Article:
Earlier this month, Judge Robart approved (with some conditions) draft legislation to address police accountability in Seattle. Now it’s the City Council’s turn to take up that bill and move it through its legislative process to make it law. And last week, Council member Lorena Gonzalez issued a press release outlining the timeline for that work.
Today U.S. District Court Judge James Robart ruled on the draft legislation that the City of Seattle submitted in October for his review, which would create a new accountability structure over the Seattle Police Department. His concerns were few, and should be easily addressed.
Last Friday the Mayor released his proposal for police reform legislation, submitting it to the judge overseeing the consent decree. Running to 53 pages, it offers a new structure for civilian oversight of SPD as well as a number of other measures to increase transparency and accountability.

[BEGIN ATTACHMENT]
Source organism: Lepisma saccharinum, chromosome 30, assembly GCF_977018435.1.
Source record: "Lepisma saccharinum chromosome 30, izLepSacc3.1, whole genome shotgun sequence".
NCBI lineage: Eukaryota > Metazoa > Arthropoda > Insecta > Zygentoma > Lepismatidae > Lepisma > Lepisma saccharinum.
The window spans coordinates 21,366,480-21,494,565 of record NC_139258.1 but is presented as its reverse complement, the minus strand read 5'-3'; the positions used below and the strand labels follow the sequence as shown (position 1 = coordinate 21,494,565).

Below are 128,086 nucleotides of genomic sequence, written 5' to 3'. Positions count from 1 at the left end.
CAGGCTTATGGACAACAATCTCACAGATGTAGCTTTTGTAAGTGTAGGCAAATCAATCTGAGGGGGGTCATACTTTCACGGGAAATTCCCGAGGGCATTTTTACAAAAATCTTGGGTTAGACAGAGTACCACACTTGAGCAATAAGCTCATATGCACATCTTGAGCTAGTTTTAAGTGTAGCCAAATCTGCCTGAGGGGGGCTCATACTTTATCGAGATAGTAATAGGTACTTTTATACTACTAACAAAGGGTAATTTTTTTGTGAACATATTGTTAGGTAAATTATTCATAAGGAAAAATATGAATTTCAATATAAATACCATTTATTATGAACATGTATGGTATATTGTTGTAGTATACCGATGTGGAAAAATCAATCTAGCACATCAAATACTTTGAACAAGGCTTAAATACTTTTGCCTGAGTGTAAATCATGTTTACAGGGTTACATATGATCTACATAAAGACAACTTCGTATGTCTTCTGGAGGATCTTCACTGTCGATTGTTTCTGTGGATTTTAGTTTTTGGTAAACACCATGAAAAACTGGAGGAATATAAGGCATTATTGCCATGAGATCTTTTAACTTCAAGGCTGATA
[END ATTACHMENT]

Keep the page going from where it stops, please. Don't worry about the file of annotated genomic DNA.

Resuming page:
In a stunning ruling today that raises all sorts of separation-of-powers issues, U.S. District Judge James Robart inserted himself into the middle of the process of drafting and adopting legislation establishing a system of accountability for the Seattle Police Department.
Happy Monday! Let’s get to this morning’s news.
Good morning! If you’re not following #FamousMelaniaTrumpQuotes on Twitter today, you’re missing out. My favorite: “Imitation is the sincerest form of flattery.”
On to the news…
Happy Friday! Today’s news is mostly a continuation of yesterday’s.
This morning’s news roundup covers yesterday’s busy news day related to police reform and changes in the leadership of the Seattle Police Officers’ Guild after some ill-advised social media posts.
Lots of SPD news this morning. Plus the Mayor’s announcement of a new homeless shelter.